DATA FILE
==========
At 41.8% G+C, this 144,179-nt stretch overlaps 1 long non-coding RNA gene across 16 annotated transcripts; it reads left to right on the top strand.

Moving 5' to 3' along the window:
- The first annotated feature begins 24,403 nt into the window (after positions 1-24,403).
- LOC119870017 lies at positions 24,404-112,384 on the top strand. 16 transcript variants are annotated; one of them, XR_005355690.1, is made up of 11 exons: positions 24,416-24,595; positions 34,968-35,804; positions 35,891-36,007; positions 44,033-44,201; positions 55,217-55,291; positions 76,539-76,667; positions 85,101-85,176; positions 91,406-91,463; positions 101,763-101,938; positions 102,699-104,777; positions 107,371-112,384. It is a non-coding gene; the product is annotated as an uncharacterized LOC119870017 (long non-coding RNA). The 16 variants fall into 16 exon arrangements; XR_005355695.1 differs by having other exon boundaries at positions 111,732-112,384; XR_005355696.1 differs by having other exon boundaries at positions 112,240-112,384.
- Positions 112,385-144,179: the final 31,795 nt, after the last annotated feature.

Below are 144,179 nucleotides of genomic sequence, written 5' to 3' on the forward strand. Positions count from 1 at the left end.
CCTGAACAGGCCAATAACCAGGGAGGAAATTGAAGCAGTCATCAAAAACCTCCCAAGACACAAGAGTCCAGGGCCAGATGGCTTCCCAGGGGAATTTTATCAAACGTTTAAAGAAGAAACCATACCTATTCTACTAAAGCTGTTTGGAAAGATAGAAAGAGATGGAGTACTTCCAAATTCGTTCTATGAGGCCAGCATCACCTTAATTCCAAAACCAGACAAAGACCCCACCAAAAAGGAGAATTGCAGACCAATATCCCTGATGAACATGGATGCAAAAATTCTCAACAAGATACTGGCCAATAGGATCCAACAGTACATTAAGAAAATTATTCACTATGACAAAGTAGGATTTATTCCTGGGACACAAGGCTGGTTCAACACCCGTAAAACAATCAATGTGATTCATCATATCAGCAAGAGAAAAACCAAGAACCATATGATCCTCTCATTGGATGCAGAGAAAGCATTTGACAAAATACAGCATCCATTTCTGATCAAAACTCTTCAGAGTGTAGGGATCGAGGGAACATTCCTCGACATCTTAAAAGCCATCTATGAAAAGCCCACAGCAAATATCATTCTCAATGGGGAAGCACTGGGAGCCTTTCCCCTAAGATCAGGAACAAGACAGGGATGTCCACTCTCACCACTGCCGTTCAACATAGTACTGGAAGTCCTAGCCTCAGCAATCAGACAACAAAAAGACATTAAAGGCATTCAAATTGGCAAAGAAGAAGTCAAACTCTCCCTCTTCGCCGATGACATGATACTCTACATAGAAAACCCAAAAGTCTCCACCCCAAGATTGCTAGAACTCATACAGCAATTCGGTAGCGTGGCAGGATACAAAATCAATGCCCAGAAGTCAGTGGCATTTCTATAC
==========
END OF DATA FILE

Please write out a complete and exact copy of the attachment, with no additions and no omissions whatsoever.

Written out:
At 41.8% G+C, this 144,179-nt stretch overlaps 1 long non-coding RNA gene across 16 annotated transcripts; it reads left to right on the top strand.

Moving 5' to 3' along the window:
- The first annotated feature begins 24,403 nt into the window (after positions 1-24,403).
- LOC119870017 lies at positions 24,404-112,384 on the top strand. 16 transcript variants are annotated; one of them, XR_005355690.1, is made up of 11 exons: positions 24,416-24,595; positions 34,968-35,804; positions 35,891-36,007; positions 44,033-44,201; positions 55,217-55,291; positions 76,539-76,667; positions 85,101-85,176; positions 91,406-91,463; positions 101,763-101,938; positions 102,699-104,777; positions 107,371-112,384. It is a non-coding gene; the product is annotated as an uncharacterized LOC119870017 (long non-coding RNA). The 16 variants fall into 16 exon arrangements; XR_005355695.1 differs by having other exon boundaries at positions 111,732-112,384; XR_005355696.1 differs by having other exon boundaries at positions 112,240-112,384.
- Positions 112,385-144,179: the final 31,795 nt, after the last annotated feature.

Below are 144,179 nucleotides of genomic sequence, written 5' to 3' on the forward strand. Positions count from 1 at the left end.
CCTGAACAGGCCAATAACCAGGGAGGAAATTGAAGCAGTCATCAAAAACCTCCCAAGACACAAGAGTCCAGGGCCAGATGGCTTCCCAGGGGAATTTTATCAAACGTTTAAAGAAGAAACCATACCTATTCTACTAAAGCTGTTTGGAAAGATAGAAAGAGATGGAGTACTTCCAAATTCGTTCTATGAGGCCAGCATCACCTTAATTCCAAAACCAGACAAAGACCCCACCAAAAAGGAGAATTGCAGACCAATATCCCTGATGAACATGGATGCAAAAATTCTCAACAAGATACTGGCCAATAGGATCCAACAGTACATTAAGAAAATTATTCACTATGACAAAGTAGGATTTATTCCTGGGACACAAGGCTGGTTCAACACCCGTAAAACAATCAATGTGATTCATCATATCAGCAAGAGAAAAACCAAGAACCATATGATCCTCTCATTGGATGCAGAGAAAGCATTTGACAAAATACAGCATCCATTTCTGATCAAAACTCTTCAGAGTGTAGGGATCGAGGGAACATTCCTCGACATCTTAAAAGCCATCTATGAAAAGCCCACAGCAAATATCATTCTCAATGGGGAAGCACTGGGAGCCTTTCCCCTAAGATCAGGAACAAGACAGGGATGTCCACTCTCACCACTGCCGTTCAACATAGTACTGGAAGTCCTAGCCTCAGCAATCAGACAACAAAAAGACATTAAAGGCATTCAAATTGGCAAAGAAGAAGTCAAACTCTCCCTCTTCGCCGATGACATGATACTCTACATAGAAAACCCAAAAGTCTCCACCCCAAGATTGCTAGAACTCATACAGCAATTCGGTAGCGTGGCAGGATACAAAATCAATGCCCAGAAGTCAGTGGCATTTCTATAC